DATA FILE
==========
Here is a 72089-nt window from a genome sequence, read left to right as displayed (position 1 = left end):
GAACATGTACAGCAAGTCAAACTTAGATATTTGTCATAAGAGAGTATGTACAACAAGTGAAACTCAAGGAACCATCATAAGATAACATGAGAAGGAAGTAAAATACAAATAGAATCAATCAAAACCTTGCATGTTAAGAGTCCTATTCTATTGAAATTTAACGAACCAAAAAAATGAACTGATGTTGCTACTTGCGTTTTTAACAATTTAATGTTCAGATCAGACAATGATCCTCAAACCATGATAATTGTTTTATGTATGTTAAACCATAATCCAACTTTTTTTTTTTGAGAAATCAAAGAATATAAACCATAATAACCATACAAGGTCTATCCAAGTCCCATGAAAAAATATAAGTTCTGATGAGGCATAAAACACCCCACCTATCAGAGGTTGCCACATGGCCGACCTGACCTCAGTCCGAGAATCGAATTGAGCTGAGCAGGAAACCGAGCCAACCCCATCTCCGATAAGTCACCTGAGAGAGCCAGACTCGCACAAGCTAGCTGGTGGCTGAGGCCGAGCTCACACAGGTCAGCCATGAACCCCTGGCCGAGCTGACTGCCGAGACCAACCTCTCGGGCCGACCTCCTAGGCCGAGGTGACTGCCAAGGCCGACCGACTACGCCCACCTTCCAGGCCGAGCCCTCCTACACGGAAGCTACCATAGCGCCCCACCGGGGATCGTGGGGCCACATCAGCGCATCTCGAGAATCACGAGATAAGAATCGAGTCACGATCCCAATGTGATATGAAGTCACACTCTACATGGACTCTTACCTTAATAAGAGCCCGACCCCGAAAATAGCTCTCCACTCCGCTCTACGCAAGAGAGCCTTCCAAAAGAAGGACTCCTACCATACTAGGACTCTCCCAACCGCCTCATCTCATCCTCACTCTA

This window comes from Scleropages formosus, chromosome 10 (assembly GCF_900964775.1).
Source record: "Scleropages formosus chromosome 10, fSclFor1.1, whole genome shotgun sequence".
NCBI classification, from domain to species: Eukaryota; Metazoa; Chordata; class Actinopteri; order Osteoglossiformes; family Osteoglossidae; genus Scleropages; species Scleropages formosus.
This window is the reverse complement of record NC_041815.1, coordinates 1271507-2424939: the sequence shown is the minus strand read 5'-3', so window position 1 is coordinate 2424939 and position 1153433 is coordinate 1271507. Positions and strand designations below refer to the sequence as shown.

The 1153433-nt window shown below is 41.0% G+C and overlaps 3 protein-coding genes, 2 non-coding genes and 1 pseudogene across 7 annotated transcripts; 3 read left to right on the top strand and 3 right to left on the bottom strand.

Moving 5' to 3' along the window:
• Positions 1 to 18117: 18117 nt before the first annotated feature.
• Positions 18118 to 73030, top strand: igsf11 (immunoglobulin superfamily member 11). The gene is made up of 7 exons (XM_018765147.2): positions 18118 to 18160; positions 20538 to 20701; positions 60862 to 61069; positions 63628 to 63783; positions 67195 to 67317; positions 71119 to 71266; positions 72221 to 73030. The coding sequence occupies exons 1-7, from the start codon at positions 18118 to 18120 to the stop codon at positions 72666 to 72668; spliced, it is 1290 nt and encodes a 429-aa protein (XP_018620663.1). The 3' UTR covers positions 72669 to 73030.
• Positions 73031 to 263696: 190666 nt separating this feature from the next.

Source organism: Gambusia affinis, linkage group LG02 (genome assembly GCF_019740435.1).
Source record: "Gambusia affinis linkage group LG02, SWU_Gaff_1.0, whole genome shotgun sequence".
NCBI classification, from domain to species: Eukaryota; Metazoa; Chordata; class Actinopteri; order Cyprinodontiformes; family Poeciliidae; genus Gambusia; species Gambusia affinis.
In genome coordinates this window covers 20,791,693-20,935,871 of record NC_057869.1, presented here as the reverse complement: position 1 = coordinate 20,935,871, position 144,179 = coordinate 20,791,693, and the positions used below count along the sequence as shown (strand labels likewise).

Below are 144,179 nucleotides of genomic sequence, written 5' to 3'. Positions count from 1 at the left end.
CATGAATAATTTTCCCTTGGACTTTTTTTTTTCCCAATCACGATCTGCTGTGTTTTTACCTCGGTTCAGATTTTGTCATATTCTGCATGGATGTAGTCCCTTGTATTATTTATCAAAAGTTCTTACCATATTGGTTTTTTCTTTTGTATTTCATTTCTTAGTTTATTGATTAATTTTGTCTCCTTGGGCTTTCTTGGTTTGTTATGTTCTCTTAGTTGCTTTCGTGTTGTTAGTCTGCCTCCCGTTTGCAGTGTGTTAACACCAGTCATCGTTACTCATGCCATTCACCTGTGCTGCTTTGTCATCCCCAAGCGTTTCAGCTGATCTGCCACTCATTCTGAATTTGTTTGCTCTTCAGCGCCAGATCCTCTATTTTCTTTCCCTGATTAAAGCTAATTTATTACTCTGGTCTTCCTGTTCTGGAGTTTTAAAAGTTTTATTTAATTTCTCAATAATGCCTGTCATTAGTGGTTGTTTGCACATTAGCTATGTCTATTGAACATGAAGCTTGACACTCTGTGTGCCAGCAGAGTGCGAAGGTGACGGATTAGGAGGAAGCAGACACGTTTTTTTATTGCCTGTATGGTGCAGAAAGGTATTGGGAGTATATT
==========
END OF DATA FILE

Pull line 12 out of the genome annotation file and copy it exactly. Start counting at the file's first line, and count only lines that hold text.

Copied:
Source organism: Gambusia affinis, linkage group LG02 (genome assembly GCF_019740435.1).